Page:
When Your Internal Monologue Hates You
I am living a life that, at first glance, is exactly the life I had dreamed of as a child. I live by myself, in a condo in a fantastic location. I have several good friends. I have exactly the job I want. I have an amazing boyfriend. I have a car I love. I have multiple hobbies I enjoy immensely, and I am incredibly happy and loving life.
At the same time, however, there is a secret side to my life, a side most people don’t know about — a dark side. My beautiful condo usually looks like a tornado ripped through it. I don’t see my friends often. My relationships at work are strained because I frequently have trouble focusing and doing what I need to. My relationship with my boyfriend terrifies me. My car takes me places I don’t want to go for fear of them. My hobbies require effort, focus and talent, which I tend to either lack or believe I lack.
You see, inside of me I have two things that desperately hate me: a voice and a dragon. The voice also hates the dragon. The dragon is a terrible scaly, black creature that sleeps on a shelf right above my stomach. I spend most of my time trying to ensure he does not wake up. When the dragon wakes, he brings with him full blown panic attacks. As long as he sleeps, the anxiety will, at worst, mean nausea and heart palpitations. I can still breathe through it and usually, I am fairly good at keeping him asleep.
However, that voice in my head exists. The voice hates me and hates the sleeping dragon. It fights constantly with me in the hopes of waking the dragon. The voice says horrible things, over and over.
You’re fat, and your skin is disgusting. Your eyes are different sizes, and you look atrocious. How can you possibly go out in public like that? You aren’t funny, and anyone who says you are is lying to you. Don’t bother trying to write, draw, embroider or create anything. You’re not any good at it and you’ll fail miserably. No one is ever going to want any of it. You know one day he’s going to wake up and realize what an awful human being you. Then, he’s gonna be gone in a flash, right? No one is ever actually going to want you because you are so repellent.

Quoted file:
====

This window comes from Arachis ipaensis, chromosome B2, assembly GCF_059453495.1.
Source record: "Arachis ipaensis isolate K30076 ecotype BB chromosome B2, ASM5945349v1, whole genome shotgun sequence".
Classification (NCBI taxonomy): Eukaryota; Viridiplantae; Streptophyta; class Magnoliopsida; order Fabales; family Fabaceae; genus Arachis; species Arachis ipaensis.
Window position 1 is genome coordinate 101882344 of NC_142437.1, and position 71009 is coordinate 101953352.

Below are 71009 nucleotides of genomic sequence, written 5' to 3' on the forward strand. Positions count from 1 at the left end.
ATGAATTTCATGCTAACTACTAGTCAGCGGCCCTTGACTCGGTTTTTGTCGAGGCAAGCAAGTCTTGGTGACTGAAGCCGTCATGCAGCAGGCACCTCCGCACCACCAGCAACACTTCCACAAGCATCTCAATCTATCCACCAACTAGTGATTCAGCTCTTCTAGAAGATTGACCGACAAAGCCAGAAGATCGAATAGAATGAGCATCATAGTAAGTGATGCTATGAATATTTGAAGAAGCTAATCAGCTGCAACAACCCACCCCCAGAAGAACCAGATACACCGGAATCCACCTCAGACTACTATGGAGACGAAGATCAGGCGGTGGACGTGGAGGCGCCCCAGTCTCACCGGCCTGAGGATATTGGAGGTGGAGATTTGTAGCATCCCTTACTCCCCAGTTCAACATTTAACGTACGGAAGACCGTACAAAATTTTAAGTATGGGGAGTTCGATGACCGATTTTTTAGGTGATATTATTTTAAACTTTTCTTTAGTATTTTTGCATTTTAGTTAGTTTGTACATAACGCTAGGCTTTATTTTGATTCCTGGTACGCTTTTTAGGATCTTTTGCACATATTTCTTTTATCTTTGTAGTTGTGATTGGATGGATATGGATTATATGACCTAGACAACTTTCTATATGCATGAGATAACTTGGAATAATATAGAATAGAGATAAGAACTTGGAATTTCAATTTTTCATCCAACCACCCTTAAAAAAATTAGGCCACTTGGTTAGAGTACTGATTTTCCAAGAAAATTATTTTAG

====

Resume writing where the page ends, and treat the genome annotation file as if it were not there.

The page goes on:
Living with a voice like this is so incredibly difficult. To have part of your brain constantly telling you how worthless you are, how little value you have and how no one in their right mind would ever care about you is horrible. Fighting against that voice is one of the hardest things to do. To come out and say, “You are wrong, and I am magnificent,” is easier said than done. However, that doesn’t mean it can’t be done. I have spent years trying to master it.
I have worked so hard on ignoring the voice. I have worked on asserting my own belief that I am amazing, I have loads of talent and humor. I am a kind and loving human being and I deserve to be loved and respected by others. On the one hand, I have succeeded. I truly believe those things, and I do not tolerate other people treating me as if those things are not true. I do not tolerate others giving me less than I deserve. I refuse to accept others limiting me.
After all, the voice exists, just as loud as ever. Believing I am amazing, worthy and valuable does not make the voice go away. It does not shut it up. It does not make ignoring it any easier. It does not mean that sometimes I don’t believe the voice nor doubt how amazing, worthy and valuable I am. I do.
The voice still limits me. It prevents me from keeping my beautiful home neat and clean. It prevents me from seeing the people I love. It prevents me from doing things I love. It damages my relationship with my boyfriend. It limits me every day. I still try to ignore it, to assert what I know about myself over it, but it is an ongoing struggle. It will continue to be. The voice tells me I will never get rid of it entirely. To me, that’s just a challenge, and I am more than happy to take it on.